Trains & Tracks in Africa
Studying the construction of railway lines across the African continent is crucial for understanding the logic of land colonisation, the exploitation of people, the extraction of natural resources and the transportation of goods to and from metropolises. The development of quintessential modern transport in Africa at the end of the 19th century had a lasting impact on the landscape, but also on the urban planning of cities and it still plays a role in the mobility of people, goods and ideas today.
During one evening and a day of conferences, researchers and artists will offer alternative views on railway transport in Africa by confronting the diversity of narratives linked to it from a post-colonial and transnational perspective. All these narratives need to be examined in order to understand the scale and complexity of such an undertaking and its human, geographical, urban, political and social consequences. Contributions will not only focus on the past but will also take stock of the present and future of these railway lines — some still in service, others abandoned, some being restored — and of the railway infrastructure.
In the weeks leading up to the conference, artists Alexandre Kyungu Mwilambwe will be in residency at Wiels (Brussels) and Arnaud Makalou at the AfricaMuseum (Tervuren). During the conference, these artists will share their viewpoints and explain the influence of the railways in their work. Curator Anne Wetsi Mpoma develops and follows up the artistic interventions. By entering into dialogue, artists and researchers will stimulate new approaches to this important aspect of history. A work-in-progress exhibition, created by Professor Johan Lagae, doctoral student Robby Fivez and their students from the Department of Architecture and Urban Planning at Ghent University, will offer a new cartographic reading of mobility based on five railway lines across the African continent.
Johan Lagae is Professor of Architectural History at the University of Ghent, where he obtained a PhD in 2002. His research focuses on colonial and post-colonial architecture and urbanism in Central Africa, and he has also published on colonial building heritage and colonial photography. In 2007, he was chercheur invité at the Institut National de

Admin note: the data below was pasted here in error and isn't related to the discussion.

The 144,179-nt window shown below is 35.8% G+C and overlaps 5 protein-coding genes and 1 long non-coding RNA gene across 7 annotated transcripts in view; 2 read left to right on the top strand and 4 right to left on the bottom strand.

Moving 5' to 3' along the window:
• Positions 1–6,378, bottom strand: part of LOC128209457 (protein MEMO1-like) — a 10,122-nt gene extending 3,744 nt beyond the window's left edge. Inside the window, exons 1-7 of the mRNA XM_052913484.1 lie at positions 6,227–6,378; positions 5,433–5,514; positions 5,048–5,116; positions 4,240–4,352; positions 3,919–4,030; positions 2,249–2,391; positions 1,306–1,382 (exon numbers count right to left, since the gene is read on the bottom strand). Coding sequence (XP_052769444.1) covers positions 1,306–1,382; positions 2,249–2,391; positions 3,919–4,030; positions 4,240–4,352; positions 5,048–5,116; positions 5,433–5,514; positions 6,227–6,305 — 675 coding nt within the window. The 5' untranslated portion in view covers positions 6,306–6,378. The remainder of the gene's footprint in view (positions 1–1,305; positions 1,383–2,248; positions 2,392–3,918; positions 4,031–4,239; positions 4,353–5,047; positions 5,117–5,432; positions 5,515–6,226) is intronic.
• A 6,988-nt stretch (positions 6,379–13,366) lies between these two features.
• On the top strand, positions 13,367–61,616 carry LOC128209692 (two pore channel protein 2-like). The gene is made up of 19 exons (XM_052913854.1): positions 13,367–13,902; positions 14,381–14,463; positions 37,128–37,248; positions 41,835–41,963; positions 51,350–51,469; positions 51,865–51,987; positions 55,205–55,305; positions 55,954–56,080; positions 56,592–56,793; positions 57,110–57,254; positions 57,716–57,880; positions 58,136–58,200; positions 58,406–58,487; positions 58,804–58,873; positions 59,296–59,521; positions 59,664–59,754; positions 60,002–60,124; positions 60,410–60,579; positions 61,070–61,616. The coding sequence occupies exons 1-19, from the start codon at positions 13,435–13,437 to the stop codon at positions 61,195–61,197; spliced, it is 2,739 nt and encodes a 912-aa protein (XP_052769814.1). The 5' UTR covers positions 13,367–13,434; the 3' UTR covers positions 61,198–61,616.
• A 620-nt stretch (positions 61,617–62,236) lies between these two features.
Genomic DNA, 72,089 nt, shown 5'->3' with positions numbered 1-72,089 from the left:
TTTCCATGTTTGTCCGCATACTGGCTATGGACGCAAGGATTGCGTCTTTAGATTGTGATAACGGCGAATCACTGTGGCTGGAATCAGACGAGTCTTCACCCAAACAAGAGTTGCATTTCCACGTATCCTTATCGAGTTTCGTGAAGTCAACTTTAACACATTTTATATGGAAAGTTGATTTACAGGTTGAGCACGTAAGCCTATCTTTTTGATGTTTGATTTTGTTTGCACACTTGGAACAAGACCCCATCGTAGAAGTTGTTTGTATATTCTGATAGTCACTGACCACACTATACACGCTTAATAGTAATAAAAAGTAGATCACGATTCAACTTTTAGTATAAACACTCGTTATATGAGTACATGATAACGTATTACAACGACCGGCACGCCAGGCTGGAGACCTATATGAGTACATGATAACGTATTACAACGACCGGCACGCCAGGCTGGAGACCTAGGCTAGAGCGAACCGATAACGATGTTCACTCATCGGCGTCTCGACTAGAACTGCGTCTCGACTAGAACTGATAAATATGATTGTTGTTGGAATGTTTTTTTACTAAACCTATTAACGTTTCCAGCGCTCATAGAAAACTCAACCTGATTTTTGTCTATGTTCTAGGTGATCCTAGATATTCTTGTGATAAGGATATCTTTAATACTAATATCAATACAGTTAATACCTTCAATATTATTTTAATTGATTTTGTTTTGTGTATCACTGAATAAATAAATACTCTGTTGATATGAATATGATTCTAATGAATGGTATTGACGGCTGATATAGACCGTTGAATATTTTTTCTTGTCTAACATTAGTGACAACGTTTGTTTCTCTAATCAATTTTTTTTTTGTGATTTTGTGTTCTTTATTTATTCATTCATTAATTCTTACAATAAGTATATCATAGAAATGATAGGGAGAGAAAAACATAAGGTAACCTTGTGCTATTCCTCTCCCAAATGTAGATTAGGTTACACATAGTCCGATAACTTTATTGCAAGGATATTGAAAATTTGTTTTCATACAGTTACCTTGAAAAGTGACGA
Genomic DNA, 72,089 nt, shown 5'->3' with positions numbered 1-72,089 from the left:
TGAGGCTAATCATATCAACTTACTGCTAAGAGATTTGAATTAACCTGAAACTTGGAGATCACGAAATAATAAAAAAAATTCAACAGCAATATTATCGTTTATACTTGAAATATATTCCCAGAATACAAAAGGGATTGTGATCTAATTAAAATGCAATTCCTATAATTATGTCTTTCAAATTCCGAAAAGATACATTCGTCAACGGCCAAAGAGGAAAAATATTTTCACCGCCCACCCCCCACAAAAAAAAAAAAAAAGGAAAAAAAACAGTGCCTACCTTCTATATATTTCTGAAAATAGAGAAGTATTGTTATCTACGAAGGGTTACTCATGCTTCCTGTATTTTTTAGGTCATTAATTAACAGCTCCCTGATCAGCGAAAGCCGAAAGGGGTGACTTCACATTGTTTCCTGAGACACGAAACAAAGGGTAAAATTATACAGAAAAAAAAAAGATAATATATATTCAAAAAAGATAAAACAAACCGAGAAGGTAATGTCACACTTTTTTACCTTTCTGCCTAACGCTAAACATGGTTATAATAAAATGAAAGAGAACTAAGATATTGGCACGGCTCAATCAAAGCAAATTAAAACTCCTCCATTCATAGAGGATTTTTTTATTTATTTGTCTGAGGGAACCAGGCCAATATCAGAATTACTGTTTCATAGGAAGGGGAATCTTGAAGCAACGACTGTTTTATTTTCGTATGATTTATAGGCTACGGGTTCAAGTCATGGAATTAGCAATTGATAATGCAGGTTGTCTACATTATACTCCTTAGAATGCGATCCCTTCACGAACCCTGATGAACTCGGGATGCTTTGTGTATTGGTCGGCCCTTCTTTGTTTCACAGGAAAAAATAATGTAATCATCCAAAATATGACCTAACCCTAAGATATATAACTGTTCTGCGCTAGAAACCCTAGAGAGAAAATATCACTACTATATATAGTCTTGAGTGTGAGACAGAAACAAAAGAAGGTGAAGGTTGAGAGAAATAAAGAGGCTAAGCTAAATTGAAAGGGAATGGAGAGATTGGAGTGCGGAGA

l’Histoire de l’Art in Paris, and more recently, a fellow at the Institut des Études Avancées in the same city. He has compiled two books about the history and architecture of Kinshasa and has curated numerous exhibitions relating to the Congo and Africa, from The Memory of Congo: The Colonial Era (2005), and Congo belge (in images) (in collaboration with Magnum photographer Carl De Keyzer, 2010), to A chacun sa maison. Housing in the Belgian Congo 1945-1960 (Brussels, 2018).
Robby Fivez graduated in 2015 as an architect and engineer. From the fall of 2015 onwards, he has been employed as a PhD researcher at Ghent University, first in the framework of the FWO-funded project ‘Tout le Congo est un Chantier’, now as a research and teaching assistant. In his current research he confronts the fields of construction
history and colonial history, understanding the material processes behind the production of the colonial built environment. He is currently writing his PhD-dissertation under the working title A Concrete State. Building Ambitions in the (Belgian) Congo, 1908-1964. In a side-track of this research, he started to investigate the transformation of the landscape along the Matadi-Kinshasa railway line. Robby participated in international conferences and workshops and published research papers and articles, among others in the Architecture Beyond Europe journal and the Journal of Landscape Architecture.
Anne Wetsi Mpoma is an art historian, curator, author, and gallery owner. She proposes solutions to deconstruct and reinvent the arts and the imaginary for a more inclusive society. Director and founder of the Wetsi Art Gallery (2019, asbl Nouveau Système Artistique), an interdependent space that builds bridges with diverse audiences, particularly institutional ones, by showing the work of artists marginalized because of their "race", gender, sexual orientation, ethnic origin and/or "disability". In her essay Resisting in the arts and culture in a postcolonial context (in Being Imposed Upon, 2020), she analyses the power relations between Belgian Afro descendent women artists evolving on the margins and the holders of dominant power on the contemporary art scene. The exhibition project Through her (True her) addresses the same theme by bringing the works of these marginalized artists into dialogue with those that have joined the collection of the Museum of Contemporary Art of the City of Ghent (S.M.A.K.), following research carried out by the co-curator of the project, Pascale Obolo. She is currently participating in the work of the experts appointed to draft a first report to guide the members of the House of
Representatives participating in the commission charged with analysing Belgium's colonial past and its current consequences.